The staff of Watt Now is finally back from Haiti!

And we've got lots of exciting projects to report on.  And yes, we realize as Mark Twain said, that "only royalty, presidents, editors and people with tapeworms have the right to use the editorial 'we' "...

Anyway, as I previously mentioned, EarthSpark International is a non-profit organization, that worked with a diaspora group and a community group in a small rural village in Southern Haiti, Les Anglais, Haiti to open Haiti's first clean energy store, "Magazen Enèji Pwòp" in 2010.

The Magazen sells solar products such as lights bulbs, phone chargers, and solar home systems, to replace kerosene (dirty and expensive),  as well as efficient cookstoves to reduce and avoid the use of charcoal (even dirtier and more expensive).

I spent two weeks in Haiti helping EarthSpark and the Magazen to professionalize their business practices (ya know, how to keep inventory, track sales, deal with customer service) and develop a plan to expand the "Enèji Pwòp" distribution business all over Southern Haiti (le Cote Sud) through a franchise and consignment model.

There is lots to talk about, but today, I want to focus on Enèji Pwòp's latest product, the NOKERO lightbulb.

NOKERO is a small, for-profit, social enterprise based in Denver, Colorado, that develops innovative solar products that are designed to be affordable and replace dangerous and polluting fuels such as kerosene.  NOKERO = "No Kerosene".

There are many great companies developing similar products such as Barefoot Power, D. Light, and ToughStuff, but NOKERO definitely won us over with their smallest product, the N200, for it's simple, robust, effective, and quite frankly, "chic" design.

The N200 is a small solar-powered LED lightbulb.  It has two settings - either "Low" which can run for 6 hours per solar charge (6 hours in sunlight) or "High" which can run for 2.5 hours per solar charge.  The battery used is a simple AA rechargeable battery that can last 1-1.5 years.

In Haiti, 75% of the population does not have access to grid electricity (sidenote: half of the 25% that do, don't pay for it !).

The effect of walking through Les Anglais (not connected to the grid) at night is simply -- ominous.  The village recently got solar-powered street lamps installed which are awesome.  But even so, something feels weird as you walk down the street as early as 7pm.  And that something is -- that the houses are completely black.

Enèji Pwòp is selling NOKERO's N200 solar-powered bulb for 500 gourdes ($12.50USD).  This may seem a bit pricey.  And in fact, it probably would sell for cheaper in the US.  The irony of the situation is - there is very little local manufacturing in Haiti and the infrastructure for distribution (roads, trucks, etc) is weak and therefore makes transporting merchandise very complicated and expensive.  So poor people living in these rural areas often pay a huge premium for simple imported goods.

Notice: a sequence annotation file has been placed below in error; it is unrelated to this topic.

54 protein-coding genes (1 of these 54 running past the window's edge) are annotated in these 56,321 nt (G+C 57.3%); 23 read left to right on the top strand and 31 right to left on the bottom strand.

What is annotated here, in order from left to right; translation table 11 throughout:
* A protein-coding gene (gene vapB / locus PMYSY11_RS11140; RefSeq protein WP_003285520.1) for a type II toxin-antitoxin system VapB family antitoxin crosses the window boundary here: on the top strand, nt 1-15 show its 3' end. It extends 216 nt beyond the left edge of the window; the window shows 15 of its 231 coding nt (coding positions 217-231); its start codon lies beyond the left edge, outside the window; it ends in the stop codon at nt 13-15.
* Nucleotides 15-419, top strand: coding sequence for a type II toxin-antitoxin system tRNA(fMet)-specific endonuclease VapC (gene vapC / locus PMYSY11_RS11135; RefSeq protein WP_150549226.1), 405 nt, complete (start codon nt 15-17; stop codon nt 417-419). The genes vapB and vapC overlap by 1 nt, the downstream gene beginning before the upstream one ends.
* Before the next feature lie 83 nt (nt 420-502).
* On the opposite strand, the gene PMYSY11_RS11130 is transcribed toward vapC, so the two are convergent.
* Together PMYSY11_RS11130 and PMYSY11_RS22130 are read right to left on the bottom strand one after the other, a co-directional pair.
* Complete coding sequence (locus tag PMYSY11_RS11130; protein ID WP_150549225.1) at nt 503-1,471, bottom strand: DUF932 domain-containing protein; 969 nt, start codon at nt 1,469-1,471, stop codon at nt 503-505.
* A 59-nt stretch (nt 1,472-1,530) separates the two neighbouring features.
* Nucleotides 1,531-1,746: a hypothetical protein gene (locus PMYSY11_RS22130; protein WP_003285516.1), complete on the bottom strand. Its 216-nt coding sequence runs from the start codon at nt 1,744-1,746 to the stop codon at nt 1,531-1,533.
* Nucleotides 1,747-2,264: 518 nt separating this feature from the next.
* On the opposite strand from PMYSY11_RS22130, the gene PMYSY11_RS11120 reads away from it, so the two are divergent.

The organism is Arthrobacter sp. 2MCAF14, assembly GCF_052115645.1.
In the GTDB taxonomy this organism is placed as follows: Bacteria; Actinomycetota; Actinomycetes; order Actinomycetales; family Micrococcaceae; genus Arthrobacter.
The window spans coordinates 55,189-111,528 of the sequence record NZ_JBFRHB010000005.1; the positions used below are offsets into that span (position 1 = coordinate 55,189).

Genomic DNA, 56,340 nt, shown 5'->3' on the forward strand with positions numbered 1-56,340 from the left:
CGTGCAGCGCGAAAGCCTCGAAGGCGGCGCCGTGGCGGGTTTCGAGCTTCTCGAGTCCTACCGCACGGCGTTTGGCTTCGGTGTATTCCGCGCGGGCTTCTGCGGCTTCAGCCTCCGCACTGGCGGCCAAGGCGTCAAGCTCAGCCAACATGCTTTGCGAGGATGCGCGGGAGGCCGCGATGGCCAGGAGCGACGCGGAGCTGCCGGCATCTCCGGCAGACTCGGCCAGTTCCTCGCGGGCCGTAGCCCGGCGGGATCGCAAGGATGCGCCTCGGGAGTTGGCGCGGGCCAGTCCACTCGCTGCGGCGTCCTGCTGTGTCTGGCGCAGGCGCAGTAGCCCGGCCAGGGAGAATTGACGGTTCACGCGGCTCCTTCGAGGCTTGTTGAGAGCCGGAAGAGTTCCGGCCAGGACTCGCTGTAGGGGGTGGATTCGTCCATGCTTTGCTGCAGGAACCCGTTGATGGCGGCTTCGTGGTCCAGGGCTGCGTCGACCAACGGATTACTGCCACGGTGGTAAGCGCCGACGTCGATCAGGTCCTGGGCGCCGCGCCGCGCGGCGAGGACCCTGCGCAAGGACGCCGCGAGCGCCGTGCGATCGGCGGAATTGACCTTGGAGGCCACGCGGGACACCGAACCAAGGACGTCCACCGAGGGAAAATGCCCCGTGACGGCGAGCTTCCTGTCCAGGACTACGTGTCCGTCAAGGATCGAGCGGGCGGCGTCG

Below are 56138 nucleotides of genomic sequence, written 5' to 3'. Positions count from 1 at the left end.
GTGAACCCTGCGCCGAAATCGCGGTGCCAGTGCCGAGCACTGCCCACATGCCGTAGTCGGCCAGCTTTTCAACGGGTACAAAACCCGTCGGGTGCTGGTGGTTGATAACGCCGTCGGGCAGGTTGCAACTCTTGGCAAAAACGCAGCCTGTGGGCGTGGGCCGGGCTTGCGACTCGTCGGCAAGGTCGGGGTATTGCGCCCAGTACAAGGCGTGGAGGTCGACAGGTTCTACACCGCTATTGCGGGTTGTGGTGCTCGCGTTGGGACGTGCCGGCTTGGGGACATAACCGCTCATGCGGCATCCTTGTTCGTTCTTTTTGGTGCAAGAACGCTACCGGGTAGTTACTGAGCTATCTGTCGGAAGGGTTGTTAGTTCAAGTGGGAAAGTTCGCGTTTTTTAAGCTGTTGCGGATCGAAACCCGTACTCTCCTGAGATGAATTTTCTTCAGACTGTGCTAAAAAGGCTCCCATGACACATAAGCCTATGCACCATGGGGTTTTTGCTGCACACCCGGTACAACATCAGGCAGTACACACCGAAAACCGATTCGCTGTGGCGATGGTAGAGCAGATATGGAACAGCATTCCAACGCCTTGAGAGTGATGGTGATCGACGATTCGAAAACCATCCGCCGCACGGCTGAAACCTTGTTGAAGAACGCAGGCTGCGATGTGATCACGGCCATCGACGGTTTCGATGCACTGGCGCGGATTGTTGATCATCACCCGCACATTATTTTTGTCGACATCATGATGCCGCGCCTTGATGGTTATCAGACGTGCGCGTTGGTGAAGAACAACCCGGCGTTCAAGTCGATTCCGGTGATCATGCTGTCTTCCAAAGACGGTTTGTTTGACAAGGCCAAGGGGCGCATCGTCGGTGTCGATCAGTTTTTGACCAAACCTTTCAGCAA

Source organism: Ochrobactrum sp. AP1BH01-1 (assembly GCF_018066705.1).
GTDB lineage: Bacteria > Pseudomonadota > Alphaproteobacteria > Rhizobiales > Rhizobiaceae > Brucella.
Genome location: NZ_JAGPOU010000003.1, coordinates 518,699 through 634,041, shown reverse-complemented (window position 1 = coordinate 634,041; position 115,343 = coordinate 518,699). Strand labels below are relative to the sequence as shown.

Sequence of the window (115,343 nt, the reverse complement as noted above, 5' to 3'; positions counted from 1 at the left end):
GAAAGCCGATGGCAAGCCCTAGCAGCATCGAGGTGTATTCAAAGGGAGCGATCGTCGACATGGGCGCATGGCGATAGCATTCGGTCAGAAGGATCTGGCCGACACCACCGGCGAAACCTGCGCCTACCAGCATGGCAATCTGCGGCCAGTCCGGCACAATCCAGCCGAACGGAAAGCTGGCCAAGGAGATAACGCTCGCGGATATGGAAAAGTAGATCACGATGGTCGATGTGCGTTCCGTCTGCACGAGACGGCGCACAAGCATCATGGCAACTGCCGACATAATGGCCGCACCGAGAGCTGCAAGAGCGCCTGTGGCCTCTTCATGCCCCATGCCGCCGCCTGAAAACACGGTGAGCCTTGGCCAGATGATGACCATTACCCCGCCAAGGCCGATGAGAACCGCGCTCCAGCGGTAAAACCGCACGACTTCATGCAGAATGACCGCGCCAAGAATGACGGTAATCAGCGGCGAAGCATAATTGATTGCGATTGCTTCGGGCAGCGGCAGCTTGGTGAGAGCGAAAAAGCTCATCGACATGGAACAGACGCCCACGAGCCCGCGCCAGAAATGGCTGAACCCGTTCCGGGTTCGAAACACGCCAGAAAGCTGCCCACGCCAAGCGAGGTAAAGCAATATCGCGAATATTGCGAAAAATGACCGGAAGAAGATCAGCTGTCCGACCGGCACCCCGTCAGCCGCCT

To sum up the irony, more than half of the cost for the NOKERO lightbulb is attributed to distribution costs!  Manufacturing the lightbulb is the easy part.  Getting it from China to rural Haiti is the big roadblock.  Pun intended.

This being said, the NOKERO bulb is still very economical.  It replaces the equivalent of one kerosene lamp.

A kerosene lamp costs about 200 gourdes ($5 USD) and then about 10 gourdes/evening ($0.25 USD/evening) in kerosene.  The NOKERO in comparison, therefore has a payback period of about 1-3 months!  The battery of the NOKERO lightbulb will last 1-1.5 years before needed to be replaced (replacement cost: ~$1), allowing the lightbulb to last for years.  Moreover, the lightbulb is a much safer alternative to the kerosene lamp, as it does not produce fumes and lead to house fires which is a major issue of kerosene lamps.

Over 2000 NOKERO lightbulbs are currently on their way to Southern Haiti.  For the marketing campaign to rollout this new product, we elaborated upon a traditional Haitian riddle:

Question: Piti piti plen kay?  (translation: What's small and fills the room?)

Answer: Lanp! (translation: Lamp!)

All Haitians can answer this riddle without a second thought.  So to play on that, we asked:

Question: Piti piti plen kay modèn? (translation: What's small, fills the room, and is modern?)

Answer: Lanp Enèji Pwòp! (translation: Clean energy lamp!)

While I was in Haiti, I had my own NOKERO lightbulb.  I would hook it on my backpack during the day, and pull it out at night to eat and read - and conclusion: it definitely fills the room.